Biases, prejudices, and stereotypes are covered in many topics. Consider differences in culture, problems, habits, and/or traditions between Northern and Southern Italy. We identified relationships like vector(”North”) is to vector(”Politics”) as vector(”South”) is to vector(“Mafia“), or vector(”North”) is to vector(”Development”) as vector(”South”) is to vector(“Poverty“). These analogies highlight the biases and stereotypes associated with regional differences in Italy. The first analogy perpetuates the harmful stereotype that individuals from the southern regions of Italy are associated with criminal activity. Similarly, the second analogy reinforces the notion that the northern regions are more advanced and economically prosperous than the southern ones.

One of the main limitations of these types of models is that you can’t argue about the nature of the relationship. This means that you cannot make any conclusions about the causal relationships between variables or the underlying mechanisms that drive the observed patterns. Sometimes it’s easy to understand the encoded relationship, sometimes it’s not. For example, consider the operation vector(”Naples”) – vector(”Pizza”) + vector(“Milan“). What kind of relationship would you expect? Of course, a food-oriented relationship. However, this is not the case. A stronger regularity is captured by our model and the result of the operation is not vector(“Saffron risotto“), but vector(“Cigarette”)

This makes it even more difficult to capture and eliminate the bias. But should bias be eliminated? A number of studies are currently being conducted on this problem. On one side, the encoded bias is a key component to reveal hidden statistics and better understand culture and gaps in society. On the other side, it has been demonstrated that machine learning and artificial intelligence algorithms can also amply these biases, and their use would be unethical. Thus, it is essential to consider the purpose and scope of the models and ensure that their use always promotes fairness, inclusivity, and equality.

What do you think about that? Are you curious to see other results generated after debiasing our model? Comment and let us know what you think!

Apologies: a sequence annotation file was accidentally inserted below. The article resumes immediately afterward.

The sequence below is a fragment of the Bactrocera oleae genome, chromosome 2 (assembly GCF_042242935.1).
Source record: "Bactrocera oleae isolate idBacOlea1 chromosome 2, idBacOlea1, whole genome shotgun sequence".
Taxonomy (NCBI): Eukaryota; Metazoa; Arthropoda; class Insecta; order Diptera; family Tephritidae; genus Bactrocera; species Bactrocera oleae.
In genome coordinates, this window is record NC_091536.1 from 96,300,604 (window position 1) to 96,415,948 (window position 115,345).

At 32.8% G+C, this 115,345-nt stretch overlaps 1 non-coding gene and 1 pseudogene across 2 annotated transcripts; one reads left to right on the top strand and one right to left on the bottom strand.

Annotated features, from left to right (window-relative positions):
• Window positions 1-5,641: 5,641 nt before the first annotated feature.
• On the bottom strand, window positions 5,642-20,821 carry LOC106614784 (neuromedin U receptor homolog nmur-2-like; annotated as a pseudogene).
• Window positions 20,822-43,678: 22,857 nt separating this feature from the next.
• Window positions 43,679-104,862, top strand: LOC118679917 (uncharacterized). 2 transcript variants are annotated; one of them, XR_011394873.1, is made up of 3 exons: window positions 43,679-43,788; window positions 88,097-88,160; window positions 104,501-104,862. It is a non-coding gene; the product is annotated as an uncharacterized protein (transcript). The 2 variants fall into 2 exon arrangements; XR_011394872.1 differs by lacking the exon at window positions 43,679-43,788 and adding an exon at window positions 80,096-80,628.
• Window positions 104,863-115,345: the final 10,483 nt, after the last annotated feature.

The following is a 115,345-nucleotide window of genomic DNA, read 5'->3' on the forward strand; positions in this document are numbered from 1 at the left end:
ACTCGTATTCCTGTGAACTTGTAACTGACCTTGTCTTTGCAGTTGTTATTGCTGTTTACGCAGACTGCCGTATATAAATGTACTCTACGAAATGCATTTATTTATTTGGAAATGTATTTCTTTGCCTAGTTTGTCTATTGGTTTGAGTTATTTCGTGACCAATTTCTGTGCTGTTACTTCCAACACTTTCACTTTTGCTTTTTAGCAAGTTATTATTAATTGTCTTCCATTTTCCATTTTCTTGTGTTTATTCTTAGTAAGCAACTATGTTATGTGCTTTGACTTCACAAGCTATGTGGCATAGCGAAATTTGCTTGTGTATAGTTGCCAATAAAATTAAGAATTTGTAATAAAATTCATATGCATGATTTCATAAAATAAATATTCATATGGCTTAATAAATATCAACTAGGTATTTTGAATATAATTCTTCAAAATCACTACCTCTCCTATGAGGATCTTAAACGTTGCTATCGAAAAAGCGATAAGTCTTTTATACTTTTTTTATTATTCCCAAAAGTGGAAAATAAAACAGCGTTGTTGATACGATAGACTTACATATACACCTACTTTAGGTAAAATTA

1. Castano Silvana, Alfio Ferrara, Stefano Montanelli, and Francesco Periti. From digital to computational humanities: The VAST project vision. In Proc. of the 29th Italian Symposium on Advanced Database Systems, vol. 2994, pp. 24-35. CEUR-WS, 2021.
  2. Firth John R. A synopsis of linguistic theory, 1930-1955. Studies in linguistic analysis, 1957.
  3. Mikolov Tomas, Kai Chen, Greg Corrado, and Jeffrey Dean. Efficient estimation of word representations in vector space. arXiv preprint arXiv:1301.3781, 2013.
  4. Caliskan Aylin, Joanna J. Bryson, and Arvind Narayanan. Semantics derived automatically from language corpora contain human-like biases. Science 356, no. 6334, pp. 183-186, 2017.
  5. Bolukbasi Tolga, Kai-Wei Chang, James Y. Zou, Venkatesh Saligrama, and Adam T. Kalai. Man is to computer programmer as woman is to homemaker? debiasing word embeddings. Advances in neural information processing systems, no. 29, 2016.
  6. Curini Luigi, Decadri Silvia, Ferrara Alfio, Montanelli Stefano, Negri Fedra, and Periti Francesco. The Gender Gap in Issue Attention within a Legislative Setting. An Application to the Italian Parliament (1948-2020). to appear.

  • Francesco Periti

    Francesco Periti is currently a PhD Student at the Department of Computer Science, University of Milan, Italy. He graduated from the University of Parma, Italy, with a Bachelor’s Degree in Computer Science in 2018 and he finalized his Master’s Degree in Computer Science at the University of Milan, in the summer 2020. After graduating, he worked a year as a research fellow at the ISLab laboratory of the Department of Computer Science, University of Milan. During his studies, he became passionate about Natural Language Processing, Computational Linguistics, and Word Embedding. His main research interests are in the field of Semantic Change Detection with a special focus on the use of neural language models and word embedding techniques to trace evolutionary patterns over time.